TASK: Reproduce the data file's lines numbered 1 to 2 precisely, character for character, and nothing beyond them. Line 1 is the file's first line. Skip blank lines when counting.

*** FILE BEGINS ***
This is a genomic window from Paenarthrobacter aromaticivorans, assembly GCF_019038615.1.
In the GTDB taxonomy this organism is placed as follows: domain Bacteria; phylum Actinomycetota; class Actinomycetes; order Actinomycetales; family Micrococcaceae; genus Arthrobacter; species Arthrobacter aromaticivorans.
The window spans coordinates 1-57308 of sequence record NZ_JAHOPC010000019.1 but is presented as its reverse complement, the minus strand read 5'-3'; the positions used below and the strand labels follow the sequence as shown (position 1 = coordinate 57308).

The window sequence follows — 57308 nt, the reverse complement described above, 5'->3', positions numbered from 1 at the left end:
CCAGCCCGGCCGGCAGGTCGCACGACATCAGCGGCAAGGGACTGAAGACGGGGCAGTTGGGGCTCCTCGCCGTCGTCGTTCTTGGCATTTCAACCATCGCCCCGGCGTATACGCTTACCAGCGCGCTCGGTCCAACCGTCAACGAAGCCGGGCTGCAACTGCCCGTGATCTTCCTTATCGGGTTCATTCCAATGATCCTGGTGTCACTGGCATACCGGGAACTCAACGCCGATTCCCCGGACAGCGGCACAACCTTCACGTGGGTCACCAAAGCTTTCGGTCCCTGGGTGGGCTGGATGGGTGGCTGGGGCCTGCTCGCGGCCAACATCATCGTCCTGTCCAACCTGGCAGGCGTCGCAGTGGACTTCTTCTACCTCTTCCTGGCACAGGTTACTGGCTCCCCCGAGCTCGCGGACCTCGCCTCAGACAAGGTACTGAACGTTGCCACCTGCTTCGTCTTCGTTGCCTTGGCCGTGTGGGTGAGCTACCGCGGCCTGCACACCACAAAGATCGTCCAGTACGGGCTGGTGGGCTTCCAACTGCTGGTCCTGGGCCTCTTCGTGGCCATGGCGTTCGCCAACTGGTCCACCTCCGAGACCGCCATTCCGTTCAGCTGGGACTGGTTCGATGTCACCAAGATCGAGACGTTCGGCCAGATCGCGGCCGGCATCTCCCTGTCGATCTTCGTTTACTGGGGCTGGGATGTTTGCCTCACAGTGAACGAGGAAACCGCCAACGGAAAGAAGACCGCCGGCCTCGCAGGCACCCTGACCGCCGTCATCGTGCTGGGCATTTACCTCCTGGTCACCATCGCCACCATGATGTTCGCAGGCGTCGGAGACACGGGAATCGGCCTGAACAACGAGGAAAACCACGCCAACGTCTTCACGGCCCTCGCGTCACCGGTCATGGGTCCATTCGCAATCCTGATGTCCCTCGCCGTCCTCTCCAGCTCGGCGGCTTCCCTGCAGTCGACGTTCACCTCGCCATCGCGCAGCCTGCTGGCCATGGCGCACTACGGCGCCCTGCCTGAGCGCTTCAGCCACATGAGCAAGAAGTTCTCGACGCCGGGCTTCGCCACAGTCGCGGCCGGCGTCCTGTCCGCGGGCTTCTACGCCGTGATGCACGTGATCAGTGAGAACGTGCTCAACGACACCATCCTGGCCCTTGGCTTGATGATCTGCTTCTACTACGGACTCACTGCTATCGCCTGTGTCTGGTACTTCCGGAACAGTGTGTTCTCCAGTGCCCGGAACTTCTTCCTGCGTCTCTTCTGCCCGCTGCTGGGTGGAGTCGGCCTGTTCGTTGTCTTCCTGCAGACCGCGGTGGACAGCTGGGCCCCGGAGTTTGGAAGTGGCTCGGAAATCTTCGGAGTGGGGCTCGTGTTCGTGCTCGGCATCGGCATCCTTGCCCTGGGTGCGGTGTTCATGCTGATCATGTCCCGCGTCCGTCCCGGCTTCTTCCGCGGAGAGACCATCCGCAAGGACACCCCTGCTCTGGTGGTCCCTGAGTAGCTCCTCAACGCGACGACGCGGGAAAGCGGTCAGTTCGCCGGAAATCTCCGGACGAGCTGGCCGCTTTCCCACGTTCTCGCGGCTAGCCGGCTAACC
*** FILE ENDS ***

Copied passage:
This is a genomic window from Paenarthrobacter aromaticivorans, assembly GCF_019038615.1.
In the GTDB taxonomy this organism is placed as follows: domain Bacteria; phylum Actinomycetota; class Actinomycetes; order Actinomycetales; family Micrococcaceae; genus Arthrobacter; species Arthrobacter aromaticivorans.